- If $f\in\mcal A_n$, then for any $J\in\mbb G_0^{n\times n}$, the linear transformation in the argument $f\circ J\in\mcal A_n$.

Now we define that a linear function $\int:\mcal A_n\to\mbb G_n$ is called an **integral** if it satisfies the following property: $\forall f\in\mcal A_n,\dlt\in\mbb G_1^n:\int f=\int\psi\mapsto\fc f{\psi+\dlt},$ which intuitively means that an integral is invariant under translation.

With this definition of an integral, we are now interested in the most general form of an integral.

Because $\int$ is linear, we can find its form on monomials, and then sum them up to get the form on all analytic functions. As a linear function on monomials, it must be of the form (by the second representation property) $\int M_{T^{\b k}}=c^{\b k}_{i_1\cdots i_k}T^{\b k}_{i_1\cdots i_k},$ where $c^{\b k}\in\mcal T_0^{n\b k}$ does not depend on $T^{\b k}$. Plug this form into the translational invariance of $\int$, and we have $\begin{align*} c_{i_1\cdots i_k}^{\b k}T^{\b k}_{i_1\cdots i_k} &=\int\psi\mapsto\p{\psi_{i_1}+\dlt_{i_1}}\cdots\p{\psi_{i_k}+\dlt_{i_k}}T^{\b k}_{i_1\cdots i_k}\\ &=\int\psi\mapsto\sum_l\binom kl\psi_{i_1}\cdots\psi_{i_l} \dlt_{i_{l+1}}\cdots\dlt_{i_k}T^{\b k}_{i_1\cdots i_k}\\ &=\sum_l\binom kl c^{\b l}_{i_1\cdots i_l}\dlt_{i_{l+1}}\cdots\dlt_{i_k}T^{\b k}_{i_1\cdots i_k} \end{align*}$ (here the binomial coefficient should be regarded as its image under the natural ring homomorphism from $\bZ$ to $\mbb G_0$, which must be non-zero because $\mbb G_0$ has characteristic zero). Regarding $T^{\b k}$ as the independent variable, this equation is a homogeneous linear equation $\fc{L^{\b k}}{T^{\b k}}=0$ associated with the linear operator $L$ on $\mcal T_1^{n\b k}$ defined as $L^{\b k}_{i_1\cdots i_k}\ceq c^{\b k}_{i_1\cdots i_k}-\sum_l\binom kl c^{\b l}_{i_1\cdots i_l}\dlt_{i_{l+1}}\cdots\dlt_{i_k}.$ For the solution set of the linear equation to be the whole space $\mcal T_1^{n\b k}$, we need $L^{\b k}=0$. Again by the second representation property, we need all the components to vanish (strictly speaking, we need the completely antisymmetric part to vanish, but they are already completely antisymmetric): $\forall k\le n,\dlt\in\mbb G_1^n,i_1,\dots,i_k: c^{\b k}_{i_1\cdots i_k}-\sum_l\binom kl c^{\b l}_{i_1\cdots i_l}\dlt_{i_{l+1}}\cdots\dlt_{i_k}=0.$ The first term cancels with the $l=k$ term in the sum, so this equation does not impose any requirement for $c^{\b k}$ but only impose requirements for $c^{\b l}$ with $l<k$. Then, we can induce on $k$: the equation for $k=0$ does nothing; the equation for $k=1$ requires $c^{\b 0}$ to vanish; the equation for $k=2$, given that $c^{\b 0}$ vanishes, now requires $c^{\b 1}$ to vanish; and so on. For each $k$, the equation additionally requires $c^{\b{k-1}}$ to vanish. Finally, when we reach $k=n$, which is the end of the induction, we require $c^{\b l}$ to vanish for all $l<n$, and there is no requirement for $c^{\b n}$. Therefore, the integral of any monomial is zero except for the degree-$n$ monomial, and thus we only need to consider the $n$th degree term when finding the integral of an analytic function.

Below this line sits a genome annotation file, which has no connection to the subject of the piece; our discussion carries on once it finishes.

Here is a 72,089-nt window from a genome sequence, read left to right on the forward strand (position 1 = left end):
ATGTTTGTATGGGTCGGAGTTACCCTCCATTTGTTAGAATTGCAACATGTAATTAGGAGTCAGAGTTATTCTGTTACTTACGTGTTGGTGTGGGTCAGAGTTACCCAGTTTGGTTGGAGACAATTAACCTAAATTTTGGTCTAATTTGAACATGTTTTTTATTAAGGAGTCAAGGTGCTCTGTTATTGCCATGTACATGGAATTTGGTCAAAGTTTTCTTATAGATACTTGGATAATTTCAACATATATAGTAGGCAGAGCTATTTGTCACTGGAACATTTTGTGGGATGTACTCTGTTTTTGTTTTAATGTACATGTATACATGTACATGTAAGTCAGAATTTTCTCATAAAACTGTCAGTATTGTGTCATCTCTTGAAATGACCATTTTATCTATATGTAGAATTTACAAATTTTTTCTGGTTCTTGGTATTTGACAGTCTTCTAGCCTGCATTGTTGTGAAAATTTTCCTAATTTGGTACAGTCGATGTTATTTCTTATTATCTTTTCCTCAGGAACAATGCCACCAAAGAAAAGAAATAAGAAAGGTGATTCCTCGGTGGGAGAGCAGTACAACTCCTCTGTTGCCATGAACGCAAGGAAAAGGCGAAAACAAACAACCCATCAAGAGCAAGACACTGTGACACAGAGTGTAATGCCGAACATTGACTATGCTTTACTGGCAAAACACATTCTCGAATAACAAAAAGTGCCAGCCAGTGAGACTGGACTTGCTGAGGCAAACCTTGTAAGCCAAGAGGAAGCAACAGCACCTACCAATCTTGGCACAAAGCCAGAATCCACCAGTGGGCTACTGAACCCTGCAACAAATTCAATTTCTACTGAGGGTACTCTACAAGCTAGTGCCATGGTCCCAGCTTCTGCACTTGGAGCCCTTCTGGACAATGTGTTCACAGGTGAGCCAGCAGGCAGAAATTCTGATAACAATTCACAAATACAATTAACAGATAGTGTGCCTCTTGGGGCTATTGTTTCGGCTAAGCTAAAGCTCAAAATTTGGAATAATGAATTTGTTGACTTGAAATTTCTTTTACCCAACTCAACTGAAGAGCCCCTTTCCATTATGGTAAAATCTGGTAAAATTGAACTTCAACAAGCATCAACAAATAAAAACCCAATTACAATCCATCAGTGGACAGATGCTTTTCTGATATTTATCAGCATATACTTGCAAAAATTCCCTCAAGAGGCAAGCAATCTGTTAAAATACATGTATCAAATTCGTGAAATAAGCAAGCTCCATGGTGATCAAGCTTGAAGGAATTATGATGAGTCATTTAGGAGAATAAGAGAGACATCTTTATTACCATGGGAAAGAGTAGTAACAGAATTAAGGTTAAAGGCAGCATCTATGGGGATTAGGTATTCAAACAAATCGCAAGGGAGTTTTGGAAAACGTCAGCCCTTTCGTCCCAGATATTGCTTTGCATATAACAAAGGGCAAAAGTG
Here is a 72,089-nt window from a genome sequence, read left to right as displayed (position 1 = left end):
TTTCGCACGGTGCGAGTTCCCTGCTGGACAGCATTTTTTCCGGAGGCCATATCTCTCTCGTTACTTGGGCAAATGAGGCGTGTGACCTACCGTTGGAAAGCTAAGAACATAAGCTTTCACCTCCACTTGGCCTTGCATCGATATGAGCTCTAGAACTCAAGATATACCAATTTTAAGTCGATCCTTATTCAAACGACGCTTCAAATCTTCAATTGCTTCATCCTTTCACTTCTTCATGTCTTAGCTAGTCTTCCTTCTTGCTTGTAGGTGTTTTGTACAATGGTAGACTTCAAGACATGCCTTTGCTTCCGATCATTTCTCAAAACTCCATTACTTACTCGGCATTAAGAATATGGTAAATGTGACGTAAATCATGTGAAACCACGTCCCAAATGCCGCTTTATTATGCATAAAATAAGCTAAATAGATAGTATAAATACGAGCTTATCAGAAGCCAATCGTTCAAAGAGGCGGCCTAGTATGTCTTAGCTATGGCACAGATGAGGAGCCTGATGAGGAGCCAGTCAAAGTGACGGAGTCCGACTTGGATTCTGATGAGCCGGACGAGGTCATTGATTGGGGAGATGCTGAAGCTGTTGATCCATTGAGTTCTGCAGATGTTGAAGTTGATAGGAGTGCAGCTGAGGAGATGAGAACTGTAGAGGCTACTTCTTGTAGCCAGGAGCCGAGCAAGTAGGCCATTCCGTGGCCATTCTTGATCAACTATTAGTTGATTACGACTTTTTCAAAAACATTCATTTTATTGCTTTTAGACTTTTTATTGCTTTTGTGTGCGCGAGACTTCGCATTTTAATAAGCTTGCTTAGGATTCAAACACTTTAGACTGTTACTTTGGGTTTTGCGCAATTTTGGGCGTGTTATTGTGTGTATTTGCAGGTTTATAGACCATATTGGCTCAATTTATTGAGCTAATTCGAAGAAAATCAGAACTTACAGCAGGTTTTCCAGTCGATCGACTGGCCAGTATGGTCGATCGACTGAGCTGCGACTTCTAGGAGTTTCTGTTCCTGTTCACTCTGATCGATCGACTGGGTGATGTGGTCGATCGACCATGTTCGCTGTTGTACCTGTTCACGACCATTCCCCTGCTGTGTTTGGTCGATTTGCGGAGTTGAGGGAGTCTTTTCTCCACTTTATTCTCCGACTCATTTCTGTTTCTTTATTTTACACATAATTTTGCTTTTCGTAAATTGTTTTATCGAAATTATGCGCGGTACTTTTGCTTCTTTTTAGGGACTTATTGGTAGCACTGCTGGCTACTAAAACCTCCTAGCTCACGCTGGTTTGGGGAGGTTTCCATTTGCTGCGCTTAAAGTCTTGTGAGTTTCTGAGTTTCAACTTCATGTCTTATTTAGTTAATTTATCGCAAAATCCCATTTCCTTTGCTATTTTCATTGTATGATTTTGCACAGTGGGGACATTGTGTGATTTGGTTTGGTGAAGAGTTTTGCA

Note that $\mcal T_k^{n\b n}=\mbb G_k\veps^{\b n}$ (in other words, the most general form of a completely antisymmetric rank-$n$ tensor on $\mbb G_k^n$ is a constant in $\mbb G_k$ times the Levi-Civita symbol). Therefore, $c^{\b n}_{i_1\cdots i_n}=c_n\veps^{\b n}_{i_1\cdots i_n}, \quad T^{\b n}_{i_1\cdots i_n}=d\veps^{\b n}_{i_1\cdots i_n},$ where $c_n=\in\mbb G_0$ and $d\in\mbb G_n$. The definition of an integral does not impose any requirement for $c_n$, so it can be any element in $\mbb G_0$. For convenience, define $c_n\ceq1$ for all $n$, and then we have $\int M_{d\veps^{\b n}}=\veps^{\b n}_{i_1\cdots i_n}d\veps^{\b n}_{i_1\cdots i_n} =n!\,d,$ where $n!$ is the image of $n!$ under the natural ring homomorphism from $\bZ$ to $\mbb G_0$. The integral of any monomial with its degree different from $n$ is zero, so the integral of any analytic function is just that of its degree-$n$ term: $\int\psi\mapsto\sum_k \fc{M_{T^{\b k}}}\psi=n!\,T^{\b n}_{1\cdots n}.$

Now, for a linear endomorphism $J\in\mbb G_0^{n\times n}$ and an analytic function $f\in\mcal A_n$, consider the integral $\int f\circ J$. We only needs to consider the degree-$n$ monomial term, which is $\fc{M_{T^{\b n}}}{\fc J\psi}=J_{i_1j_1}\psi_{j_1}\cdots J_{i_nj_n}\psi_{j_n}d\veps^{\b n}_{i_1\cdots i_n},$ where $T^{\b n}=d\veps^{\b n}$ is used. Notice that $\veps_{i_1\cdots i_n}J_{i_1j_1}\cdots J_{i_nj_n}$ itself is a rank-$n$ completely antisymmetric tensor on $\mbb G_0^n$, so it can also be written as a constant times $\veps^{\b n}$. By letting $j_1,\dots,j_n$ be $1,\dots,n$ respectively, we see that the constant is just $\det J$. Therefore, $\fc{M_{T^{\b n}}}{\fc J\psi}=\fc{M_{T^{\b n}}}\psi\det J.$ By the linearty of the integral, we have $\forall f\in\mcal A_n:\int f\circ J=\det J\int f.$

Actually, before I wrote my answer, I already know the exterior algebra. In this article, my definition to Grassmann numbers is more abstract and puts the commuting numbers and anticomuuting numbers in more equal footings. This definition is closer to what I intuitively think Grassmann numbers could be.

There are several potential problems in this article:

- Some axioms are given, but I did not prove that they are consistent.
- Some claims are made without proof. They may turn out to be wrong.
- I did not prove that the usual definition of Grassmann numbers (with exterior algebra) can be formulated as a special case of my definition.